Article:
Juan Ignacio Blanco  


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Dennis Andrew NILSEN



Dennis Nilsen as a boy.



Dennis Nilsen parents.



Dennis father, Olav Magnus Nilsen, was a Norwegian soldier who came to Scotland
after the German invasion of Norway in 1940. He met Betty Whyte outside a cafe
and married her in 1942. The marriage lasted seven years.



After the devorce from Olav Nilsen, Betty Whyte remarried with Adam Scott.



Dennis Nilsen grew up sharing a single room with his mother, brother and sister at 47 Academy Road,
his grandparents house. It was a happy, but severely religious house. Swearing and the subject
of sex were forbidden at all times and Nilsen's childhood was spent in an atmosphere
of pious self-denial.



Nilsen in the army.





In 1972 Nilsen joined the Metropolitan Police Training School at Hendson. He passed the 16-week course
and was sent to Willesden Green Police Constable Q287. He performed his duties without incedent,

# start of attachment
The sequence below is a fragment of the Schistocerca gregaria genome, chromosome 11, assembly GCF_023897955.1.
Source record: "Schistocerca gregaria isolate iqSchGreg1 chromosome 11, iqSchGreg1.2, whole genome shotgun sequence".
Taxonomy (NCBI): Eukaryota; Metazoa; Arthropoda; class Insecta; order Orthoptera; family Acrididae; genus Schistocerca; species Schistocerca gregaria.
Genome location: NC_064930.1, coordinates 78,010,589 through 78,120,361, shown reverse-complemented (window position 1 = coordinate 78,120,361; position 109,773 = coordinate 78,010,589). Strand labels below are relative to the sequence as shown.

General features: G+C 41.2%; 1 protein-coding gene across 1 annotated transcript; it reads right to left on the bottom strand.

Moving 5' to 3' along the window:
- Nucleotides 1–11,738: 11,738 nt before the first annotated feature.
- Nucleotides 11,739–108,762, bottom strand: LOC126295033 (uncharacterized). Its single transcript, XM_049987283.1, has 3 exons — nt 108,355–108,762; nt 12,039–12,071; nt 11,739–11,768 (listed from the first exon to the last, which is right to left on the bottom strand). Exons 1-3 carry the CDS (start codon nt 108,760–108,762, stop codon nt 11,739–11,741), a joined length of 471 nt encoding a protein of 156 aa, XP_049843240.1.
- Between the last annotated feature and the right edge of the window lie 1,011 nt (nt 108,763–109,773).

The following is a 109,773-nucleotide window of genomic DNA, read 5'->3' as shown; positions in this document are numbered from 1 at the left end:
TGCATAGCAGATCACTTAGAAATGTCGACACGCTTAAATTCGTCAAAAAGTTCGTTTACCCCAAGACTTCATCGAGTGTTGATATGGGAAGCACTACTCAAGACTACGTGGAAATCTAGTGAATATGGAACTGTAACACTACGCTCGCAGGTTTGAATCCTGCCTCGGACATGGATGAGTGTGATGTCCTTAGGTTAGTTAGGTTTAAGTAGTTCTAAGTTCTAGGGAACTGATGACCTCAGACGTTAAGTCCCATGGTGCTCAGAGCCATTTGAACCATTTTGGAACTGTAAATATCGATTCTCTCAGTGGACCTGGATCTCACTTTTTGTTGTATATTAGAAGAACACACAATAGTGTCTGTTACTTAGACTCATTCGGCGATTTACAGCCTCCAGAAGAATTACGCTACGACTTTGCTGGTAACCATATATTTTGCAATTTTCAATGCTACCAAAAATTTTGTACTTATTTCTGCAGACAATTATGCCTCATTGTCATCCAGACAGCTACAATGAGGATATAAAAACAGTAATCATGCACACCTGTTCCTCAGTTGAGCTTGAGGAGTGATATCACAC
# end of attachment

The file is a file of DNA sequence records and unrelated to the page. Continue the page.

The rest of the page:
made some arrests and became used to giving evidence in court. After barely a year he left the force.
He had shone his torch into a parked car and discovered two men 'behaving indecently'.
He could not bring himself to arrest them, so he decided to resign.



During the last few months in he army, Nilsen met a man, and they developed a close friendship.
Nilsen was clearly in love and he got the young man, who was not gay, to pretend to be dead
while he took home movies. Their parting was a source of great pain for Nilsen.
He destroyed the films he had made and gave the projector to his friend.



When Dennis Nilsen moved into the flat in Melrose Avenue whith David Gallichan in 1975 he was alated.
He had finally found someone to share his life. Gallichan was given the pet-name 'Twinkle'.
While Dennis went to the office, David decorated the flat. But the relationship was fragile
and Gallichan moved out in the summer of 1977. Nilsen was convinced that he was unfit to
live with, and his thoughts became increasingly dominated by feelings of loneiness and despair.



Nilsen's one companion was a black and white mongrel bitch with a bad eye, called Bleep.
She paid no attention to the death bodies in the flat. But she could sense when a body
still had life in it. It was she who saved Carl Stotter by licking him and alerting Nilsen,
who subsequently revived him. On Nilsen's arrest, Bleep was taken to Hornsey Police
Station where Nilsen could hear her whining from his cell. Bleep died under
anaesthetic a week later.



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